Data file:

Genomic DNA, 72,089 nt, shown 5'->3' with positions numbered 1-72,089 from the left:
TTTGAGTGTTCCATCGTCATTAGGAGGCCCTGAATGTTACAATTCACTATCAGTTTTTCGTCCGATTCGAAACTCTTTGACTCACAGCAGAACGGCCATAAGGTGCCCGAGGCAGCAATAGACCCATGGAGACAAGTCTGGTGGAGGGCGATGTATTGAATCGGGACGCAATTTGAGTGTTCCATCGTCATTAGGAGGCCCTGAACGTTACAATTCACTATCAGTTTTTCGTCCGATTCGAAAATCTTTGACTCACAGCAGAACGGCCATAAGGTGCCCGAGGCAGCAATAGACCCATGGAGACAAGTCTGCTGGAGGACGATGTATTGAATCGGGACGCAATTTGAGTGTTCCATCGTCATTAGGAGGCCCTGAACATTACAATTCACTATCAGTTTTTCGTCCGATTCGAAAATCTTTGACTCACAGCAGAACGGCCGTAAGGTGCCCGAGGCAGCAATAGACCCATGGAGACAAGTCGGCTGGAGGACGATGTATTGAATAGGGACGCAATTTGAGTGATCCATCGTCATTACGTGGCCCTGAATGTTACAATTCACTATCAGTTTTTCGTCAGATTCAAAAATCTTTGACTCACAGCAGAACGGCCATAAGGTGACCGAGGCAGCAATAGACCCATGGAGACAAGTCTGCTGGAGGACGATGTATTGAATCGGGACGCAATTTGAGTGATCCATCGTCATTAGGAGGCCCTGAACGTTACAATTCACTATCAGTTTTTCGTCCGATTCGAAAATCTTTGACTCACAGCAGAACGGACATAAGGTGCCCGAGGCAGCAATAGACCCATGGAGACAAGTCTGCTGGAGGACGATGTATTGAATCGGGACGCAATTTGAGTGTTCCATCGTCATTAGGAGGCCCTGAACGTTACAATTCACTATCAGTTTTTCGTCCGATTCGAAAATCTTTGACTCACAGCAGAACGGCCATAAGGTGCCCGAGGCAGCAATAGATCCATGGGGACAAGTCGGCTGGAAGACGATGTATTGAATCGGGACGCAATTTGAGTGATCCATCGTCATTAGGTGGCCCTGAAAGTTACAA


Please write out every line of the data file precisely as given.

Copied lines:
Genomic DNA, 72,089 nt, shown 5'->3' with positions numbered 1-72,089 from the left:
TTTGAGTGTTCCATCGTCATTAGGAGGCCCTGAATGTTACAATTCACTATCAGTTTTTCGTCCGATTCGAAACTCTTTGACTCACAGCAGAACGGCCATAAGGTGCCCGAGGCAGCAATAGACCCATGGAGACAAGTCTGGTGGAGGGCGATGTATTGAATCGGGACGCAATTTGAGTGTTCCATCGTCATTAGGAGGCCCTGAACGTTACAATTCACTATCAGTTTTTCGTCCGATTCGAAAATCTTTGACTCACAGCAGAACGGCCATAAGGTGCCCGAGGCAGCAATAGACCCATGGAGACAAGTCTGCTGGAGGACGATGTATTGAATCGGGACGCAATTTGAGTGTTCCATCGTCATTAGGAGGCCCTGAACATTACAATTCACTATCAGTTTTTCGTCCGATTCGAAAATCTTTGACTCACAGCAGAACGGCCGTAAGGTGCCCGAGGCAGCAATAGACCCATGGAGACAAGTCGGCTGGAGGACGATGTATTGAATAGGGACGCAATTTGAGTGATCCATCGTCATTACGTGGCCCTGAATGTTACAATTCACTATCAGTTTTTCGTCAGATTCAAAAATCTTTGACTCACAGCAGAACGGCCATAAGGTGACCGAGGCAGCAATAGACCCATGGAGACAAGTCTGCTGGAGGACGATGTATTGAATCGGGACGCAATTTGAGTGATCCATCGTCATTAGGAGGCCCTGAACGTTACAATTCACTATCAGTTTTTCGTCCGATTCGAAAATCTTTGACTCACAGCAGAACGGACATAAGGTGCCCGAGGCAGCAATAGACCCATGGAGACAAGTCTGCTGGAGGACGATGTATTGAATCGGGACGCAATTTGAGTGTTCCATCGTCATTAGGAGGCCCTGAACGTTACAATTCACTATCAGTTTTTCGTCCGATTCGAAAATCTTTGACTCACAGCAGAACGGCCATAAGGTGCCCGAGGCAGCAATAGATCCATGGGGACAAGTCGGCTGGAAGACGATGTATTGAATCGGGACGCAATTTGAGTGATCCATCGTCATTAGGTGGCCCTGAAAGTTACAA